What clients see when they bring their pets to the emergency room is an emergency room doctor and their team working to care for or save their animals. But behind the scenes, the doctor is getting opinions from specialists throughout the hospital who give their time and expertise.

“That’s something you don’t find everywhere,” she said. “We truly are collegial. The cardiologist, or the neurologist, is willing to come over, but in the more competitive hospitals, where everyone is competing for resources, or promotions are on the line, you don’t have that hand-in-hand service like you do here. At the CVM, we truly are 100 percent about patient care.”

That doesn’t mean that the specialists are always in agreement. But Rutter says the bottom line is always this: “If this were my pet, is that the decision I would make?”

Rutter spends about 10 to 12 hours a day at the CVM, starting at 7:30 a.m. She admits that it’s often tiring, and she sleeps when she can. She and her residents work 10- to 12-hour shifts, back to back.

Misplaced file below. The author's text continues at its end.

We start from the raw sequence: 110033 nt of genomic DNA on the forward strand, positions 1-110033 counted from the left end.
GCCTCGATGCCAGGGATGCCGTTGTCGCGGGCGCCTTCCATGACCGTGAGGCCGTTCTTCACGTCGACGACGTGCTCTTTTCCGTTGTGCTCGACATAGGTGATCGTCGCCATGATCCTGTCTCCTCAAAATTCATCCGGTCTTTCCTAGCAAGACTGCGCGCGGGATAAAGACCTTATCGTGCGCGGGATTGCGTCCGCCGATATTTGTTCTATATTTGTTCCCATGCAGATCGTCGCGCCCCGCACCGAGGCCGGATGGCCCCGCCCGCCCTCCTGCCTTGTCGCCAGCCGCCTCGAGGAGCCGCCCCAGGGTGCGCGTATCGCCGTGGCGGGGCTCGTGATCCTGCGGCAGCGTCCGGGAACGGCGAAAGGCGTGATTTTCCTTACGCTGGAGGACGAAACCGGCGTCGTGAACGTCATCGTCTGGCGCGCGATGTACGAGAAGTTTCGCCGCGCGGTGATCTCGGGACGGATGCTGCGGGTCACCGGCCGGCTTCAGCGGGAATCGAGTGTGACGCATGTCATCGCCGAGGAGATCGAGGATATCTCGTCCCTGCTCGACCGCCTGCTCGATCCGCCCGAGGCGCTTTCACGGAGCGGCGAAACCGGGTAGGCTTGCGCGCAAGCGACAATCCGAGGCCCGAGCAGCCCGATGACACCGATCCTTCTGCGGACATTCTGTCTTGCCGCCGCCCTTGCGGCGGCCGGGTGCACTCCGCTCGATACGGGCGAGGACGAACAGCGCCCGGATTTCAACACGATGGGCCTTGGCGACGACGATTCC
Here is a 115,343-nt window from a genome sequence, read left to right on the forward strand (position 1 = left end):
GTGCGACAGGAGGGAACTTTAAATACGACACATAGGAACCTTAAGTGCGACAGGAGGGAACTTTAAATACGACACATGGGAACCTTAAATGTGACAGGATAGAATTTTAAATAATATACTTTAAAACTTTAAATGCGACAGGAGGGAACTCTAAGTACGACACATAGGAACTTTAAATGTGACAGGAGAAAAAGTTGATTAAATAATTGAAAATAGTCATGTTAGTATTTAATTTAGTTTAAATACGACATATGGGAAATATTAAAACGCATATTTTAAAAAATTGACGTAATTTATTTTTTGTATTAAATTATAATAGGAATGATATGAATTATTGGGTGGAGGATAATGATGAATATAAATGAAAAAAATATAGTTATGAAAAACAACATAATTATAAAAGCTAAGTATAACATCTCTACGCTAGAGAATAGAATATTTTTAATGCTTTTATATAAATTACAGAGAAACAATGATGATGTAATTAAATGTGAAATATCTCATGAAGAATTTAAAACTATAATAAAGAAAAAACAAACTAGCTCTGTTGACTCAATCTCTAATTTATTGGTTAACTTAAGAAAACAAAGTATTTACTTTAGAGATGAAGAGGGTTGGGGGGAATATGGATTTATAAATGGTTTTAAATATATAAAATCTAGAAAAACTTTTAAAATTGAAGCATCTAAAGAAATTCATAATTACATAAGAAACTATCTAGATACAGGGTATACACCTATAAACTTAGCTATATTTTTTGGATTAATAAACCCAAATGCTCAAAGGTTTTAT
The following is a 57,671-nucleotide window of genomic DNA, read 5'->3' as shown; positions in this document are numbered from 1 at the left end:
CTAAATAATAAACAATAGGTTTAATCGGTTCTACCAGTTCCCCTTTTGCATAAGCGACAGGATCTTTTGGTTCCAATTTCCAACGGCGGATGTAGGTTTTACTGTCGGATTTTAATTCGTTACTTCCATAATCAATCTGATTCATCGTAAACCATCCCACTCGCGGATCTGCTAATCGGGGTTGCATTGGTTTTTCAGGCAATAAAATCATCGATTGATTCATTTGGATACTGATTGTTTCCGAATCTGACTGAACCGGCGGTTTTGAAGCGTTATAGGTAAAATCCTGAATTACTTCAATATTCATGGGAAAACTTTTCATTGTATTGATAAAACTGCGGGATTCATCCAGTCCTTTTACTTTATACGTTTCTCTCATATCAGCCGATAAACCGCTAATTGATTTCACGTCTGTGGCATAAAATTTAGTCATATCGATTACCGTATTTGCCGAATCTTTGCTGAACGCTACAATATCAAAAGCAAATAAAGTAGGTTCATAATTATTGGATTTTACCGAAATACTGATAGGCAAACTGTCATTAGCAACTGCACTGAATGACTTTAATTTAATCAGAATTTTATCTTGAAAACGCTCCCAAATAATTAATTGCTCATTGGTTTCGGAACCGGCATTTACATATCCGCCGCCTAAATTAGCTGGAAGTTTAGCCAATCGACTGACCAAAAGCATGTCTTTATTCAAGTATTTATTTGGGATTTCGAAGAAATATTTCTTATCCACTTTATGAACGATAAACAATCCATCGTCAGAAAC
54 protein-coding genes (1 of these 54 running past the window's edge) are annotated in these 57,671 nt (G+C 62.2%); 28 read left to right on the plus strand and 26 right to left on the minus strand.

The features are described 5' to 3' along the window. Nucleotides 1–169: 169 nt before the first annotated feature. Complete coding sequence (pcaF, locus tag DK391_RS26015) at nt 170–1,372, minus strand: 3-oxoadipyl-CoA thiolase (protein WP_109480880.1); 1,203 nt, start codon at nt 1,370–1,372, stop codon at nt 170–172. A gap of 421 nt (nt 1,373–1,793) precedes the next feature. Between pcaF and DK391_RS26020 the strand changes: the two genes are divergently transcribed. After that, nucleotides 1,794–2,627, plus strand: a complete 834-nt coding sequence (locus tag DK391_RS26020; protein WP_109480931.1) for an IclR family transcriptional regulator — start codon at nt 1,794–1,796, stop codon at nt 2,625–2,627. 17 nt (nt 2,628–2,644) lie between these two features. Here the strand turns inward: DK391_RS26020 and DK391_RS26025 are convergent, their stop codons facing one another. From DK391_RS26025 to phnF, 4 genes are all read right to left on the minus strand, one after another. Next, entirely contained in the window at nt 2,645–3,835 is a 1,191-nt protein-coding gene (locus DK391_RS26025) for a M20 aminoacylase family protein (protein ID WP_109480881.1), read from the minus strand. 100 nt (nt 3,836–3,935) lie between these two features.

“We’re often here over the weekend or after hours,” she said. “As the director of the ICU, I am often on the phone in the middle of the night with clinicians and specialists to help make the best decision for a pet.”

That’s another factor that makes the CVM special.

“I’ve never worked anywhere where I could call up so many people at 11 p.m. to talk about a case,” she said. “You just don’t find that at other places.”

A JACK OF ALL TRADES AND MASTER OF NONE? NOT QUITE!

Rutter thinks that within the veterinary community, those in emergency care have a reputation of being a “Jack of all trades and master of none.” That’s not true, she says.

“We are very good at rapidly identifying things that could be life limiting, determining if an intervention is needed, and preventing catastrophic problems,” Rutter said. “If your pet can’t breathe, or his blood pressure’s low, or he needs blood products, or is facing something life threatening right now, we’re here for you.”

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Note: This story originally appeared in the Fall 2019 edition of CVM Today.

For more information about the Texas A&M College of Veterinary Medicine & Biomedical Sciences, please visit our website at vetmed.tamu.edu or join us on Facebook, Instagram, and Twitter.

Contact Information: Jennifer Gauntt, Director of Communications, Texas A&M College of Veterinary Medicine & Biomedical Sciences; jgauntt@cvm.tamu.edu; 979-862-4216